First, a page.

Non-referral of unnatural deaths to coroners and non-reporting of unnatural deaths on death certificates in Taiwan: implications of using mortality data to monitor quality and safety in healthcare

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Abstract

Background

Mortality data has often been used to monitor the quality of cardiac care.

Objective

To investigate the under-reporting of unnatural deaths in mortality data.

Method

All patients with a main discharge diagnosis of injury (ICD-9-CM code 800–999) who died in 2003 or 2004 were identified through record linkage between hospital discharge claims data and cause of death data in Taiwan. Percentages of unnatural deaths that had been referred to the coroner and in which injury-related information was reported on the death certificate were estimated.

Results

Of 4086 known or suspected unnatural deaths, only 57% (2346/4086) were referred to the coroner, and in 71% (2889/4086) injury-related information was reported on the death certificate. The percentages of referral and reporting were lowest for deaths related to complications in medical and surgical care. In deaths related to fracture of the femur and the effects of a foreign body, many doctors report injury-related information on the death certificate but do not refer the certification of cause of death to the coroner.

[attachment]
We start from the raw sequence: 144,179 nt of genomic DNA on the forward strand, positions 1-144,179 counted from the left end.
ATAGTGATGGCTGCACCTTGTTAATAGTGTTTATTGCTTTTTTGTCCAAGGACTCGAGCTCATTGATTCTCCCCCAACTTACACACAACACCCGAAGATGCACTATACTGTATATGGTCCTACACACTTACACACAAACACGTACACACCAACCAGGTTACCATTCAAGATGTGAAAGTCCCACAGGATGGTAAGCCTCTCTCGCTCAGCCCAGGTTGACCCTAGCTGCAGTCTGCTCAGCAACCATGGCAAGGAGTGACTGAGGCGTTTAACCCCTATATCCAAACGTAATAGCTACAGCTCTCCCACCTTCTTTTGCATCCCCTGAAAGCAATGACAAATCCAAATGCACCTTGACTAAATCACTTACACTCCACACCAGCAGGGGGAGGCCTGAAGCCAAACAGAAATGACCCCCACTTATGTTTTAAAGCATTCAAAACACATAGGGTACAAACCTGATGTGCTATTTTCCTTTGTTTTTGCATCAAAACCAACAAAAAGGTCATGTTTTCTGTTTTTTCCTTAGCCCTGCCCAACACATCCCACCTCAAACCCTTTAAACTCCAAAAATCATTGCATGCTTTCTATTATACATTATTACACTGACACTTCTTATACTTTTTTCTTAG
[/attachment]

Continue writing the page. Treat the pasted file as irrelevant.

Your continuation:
Conclusions

The sensitivity of using mortality data alone to detect known or suspected unnatural deaths varied according to the types of injury and external causes. Monitoring cause of death data linked with hospital discharge record data could provide a better system for discovering these unnatural deaths.

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